Taken from The Original Hacker’s Dictionary (1988)
1. Originally a quick job that produces what is needed, but not well.
2. The result of that job.
3. NEAT HACK: A clever technique. Also, a brilliant practical joke, where neatness is correlated with cleverness, harmlessness, and surprise value. Example: the Caltech Rose Bowl card display switch circa 1961.
4. REAL HACK: A crock (occasionally affectionate). v.
5. With “together”, to throw something together so it will work.
6. To bear emotionally or physically. “I can’t hack this heat!”
7. To work on something (typically a program). In specific sense: “What are you doing?” “I’m hacking TECO.” In general sense: “What do you do around here?” “I hack TECO.” (The former is time-immediate, the latter time-extended.) More generally, “I hack x” is roughly equivalent to “x is my bag”. “I hack solid-state physics.”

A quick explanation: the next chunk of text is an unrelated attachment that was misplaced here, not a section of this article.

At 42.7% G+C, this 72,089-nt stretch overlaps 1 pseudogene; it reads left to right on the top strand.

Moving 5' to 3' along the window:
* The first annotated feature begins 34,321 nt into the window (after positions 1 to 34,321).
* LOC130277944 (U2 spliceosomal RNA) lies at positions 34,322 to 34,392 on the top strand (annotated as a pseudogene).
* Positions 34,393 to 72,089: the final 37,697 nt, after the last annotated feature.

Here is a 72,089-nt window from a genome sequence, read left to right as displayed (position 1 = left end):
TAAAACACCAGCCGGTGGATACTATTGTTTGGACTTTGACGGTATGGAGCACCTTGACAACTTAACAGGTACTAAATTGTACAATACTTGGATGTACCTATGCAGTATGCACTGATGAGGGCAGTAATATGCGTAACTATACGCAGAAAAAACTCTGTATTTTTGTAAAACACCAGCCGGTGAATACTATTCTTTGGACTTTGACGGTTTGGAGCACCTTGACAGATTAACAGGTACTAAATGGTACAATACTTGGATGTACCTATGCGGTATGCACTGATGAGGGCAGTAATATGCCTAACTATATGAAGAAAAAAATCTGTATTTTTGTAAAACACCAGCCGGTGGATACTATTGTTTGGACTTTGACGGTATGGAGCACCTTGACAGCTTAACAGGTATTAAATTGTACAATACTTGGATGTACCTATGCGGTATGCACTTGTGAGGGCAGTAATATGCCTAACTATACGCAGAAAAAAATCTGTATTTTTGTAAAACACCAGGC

8. To pull a prank on. See definition 3 and HACKER (def #6).
9. v.i. To waste time (as opposed to TOOL). “Watcha up to?” “Oh, just hacking.”
10. HACK UP (ON): To hack, but generally implies that the result is meanings 1-2.
11. HACK VALUE: Term used as the reason or motivation for expending effort toward a seemingly useless goal, the point being that the accomplished goal is a hack. For example, MacLISP has code to read and print roman numerals, which was installed purely for hack value. HAPPY HACKING: A farewell. HOW’S HACKING?: A friendly greeting among hackers. HACK HACK: A somewhat pointless but friendly comment, often used as a temporary farewell.
[The word HACK doesn’t really have 69 different meanings. In fact, HACK has only one meaning, an extremely subtle and profound one which defies articulation. Which connotation a given HACK-token has depends in similarly profound ways on the context. Similar comments apply to a couple other hacker jargon items, most notably RANDOM. – Agre]